The next time your dog is busy sniffing you, it may not be just about food. Perhaps your pet is measuring your anxiety levels and offering itself as comfort. As author Dean Koontz once suggested, “Petting, scratching and cuddling a dog could be as soothing to the mind and heart as deep meditation and almost as good for the soul as prayer.”
Myrtle Beach resident Stacey Kosiek and her dog Gabriella Grace are inseparable for just that reason and more. As a disabled veteran, Kosiek is soothed by Gabby, but she also looks to her four-legged buddy for medical alerts, medical mobility and emotional support – all skills that Gabby possesses. The list of Gabby’s trained responses is impressive.
While Gabby has special training for her role as a service dog, research shows that even “ordinary” dogs are much more aware of and responsive to their owners’ moods than previously realized. Especially where strong bonds exist between owner and pet, many dogs are self-appointed caretakers of their owners’ mental health.
And, whether they admit it or not, many pet owners rely on this emotional support to help them navigate the normal stresses and difficulties of everyday living, particularly if past trauma and PTSD are lurking in the background.
Are dogs really able to read human stress levels? A recent study at Queen’s University Belfast in the United Kingdom demonstrated that by sniffing the sweat and breath of 36 both familiar and unfamiliar candidates, four untrained dogs could pick out the stressed adults with 93.75% accuracy.
In this study, stress levels were measured by increased blood pressure and heart rate after attempting to solve a difficult math problem. The results were published in PLOS ONE in September 2022.
With the limited intelligence of a human toddler, our four-legged friends cannot comprehend exactly what emotion we are experiencing or its cause. Neither can they differentiate between good stress and bad stress, but they can effectively employ an estimated 600 million olfactory receptors to read our body chemistry and any changes that may be occurring. As much as one-third of a dog’s brain is devoted to decoding smells, producing results that are exponentially better than that of humans.
Trained emotional/medical support dogs can recognize the adrenaline-cortisol emissions that precede a panic attack, the high cortisol levels of an autistic child becoming stressed and the chemical changes that indicate an oncoming migraine, seizure or heart attack. They can also alert for some medical conditions and breast, lung and colorectal cancers.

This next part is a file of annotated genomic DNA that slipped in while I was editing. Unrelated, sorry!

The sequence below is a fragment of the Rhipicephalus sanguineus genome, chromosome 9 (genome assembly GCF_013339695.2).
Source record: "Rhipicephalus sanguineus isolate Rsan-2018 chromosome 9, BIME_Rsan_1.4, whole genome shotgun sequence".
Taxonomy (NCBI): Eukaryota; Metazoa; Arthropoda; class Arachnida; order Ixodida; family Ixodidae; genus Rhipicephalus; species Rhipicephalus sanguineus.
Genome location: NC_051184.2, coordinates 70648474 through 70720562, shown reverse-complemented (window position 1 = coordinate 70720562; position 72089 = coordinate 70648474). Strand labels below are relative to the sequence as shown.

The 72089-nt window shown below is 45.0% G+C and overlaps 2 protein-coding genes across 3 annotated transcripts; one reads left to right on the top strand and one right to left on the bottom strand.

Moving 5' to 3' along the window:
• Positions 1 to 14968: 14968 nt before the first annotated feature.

In addition to their sensitivity to human sweat and breath changes, dogs often use other cues to better understand their owners’ moods and increasing anxiety. They are, typically, astute observers of human facial expressions, posture, movement and tone of voice, and their unconditional love knows no bounds in trying to relieve discomfort, even when they have no idea what is causing stress.
When Gabby senses anxiety building in Kosiek, she places her paws strategically to apply deep pressure therapy.
“She automatically knows where to apply pressure,” said Kosiek. “Also, if I have a phone in my hand, she will take her snout and knock it out of my hand so I will look at her. This distracts me from my pain and has me focus on her. I get the ‘feel good’ endorphins when I get to look at and play with a cute pup that looks like a floppy teddy bear.”
Touch and distraction are two common methods pets seem to use instinctively to help their owners who are becoming anxious or stressed. Offering a paw or a head on the lap are attempts at comforting. Most dogs try to get as close as they can to offer body contact and support; however, some will choose to give space until their owners become more receptive. They stay nearby and wait for the right moment to approach and cuddle.
Whether you own a highly trained service dog like Gabby, a devoted emotional support dog or a mixed-breed mutt that just makes you feel a little less alone, our beloved canine pets cheerfully devote their lives to offering nonjudgmental comfort, to being our trusted confidants as we share our deepest worries and fears, to distracting us from the most painful memories and emotions and to sharing the sad moments as well as the happy ones.
Perhaps it’s time to consider adopting a four-legged therapist.
By Janet E. Perrigo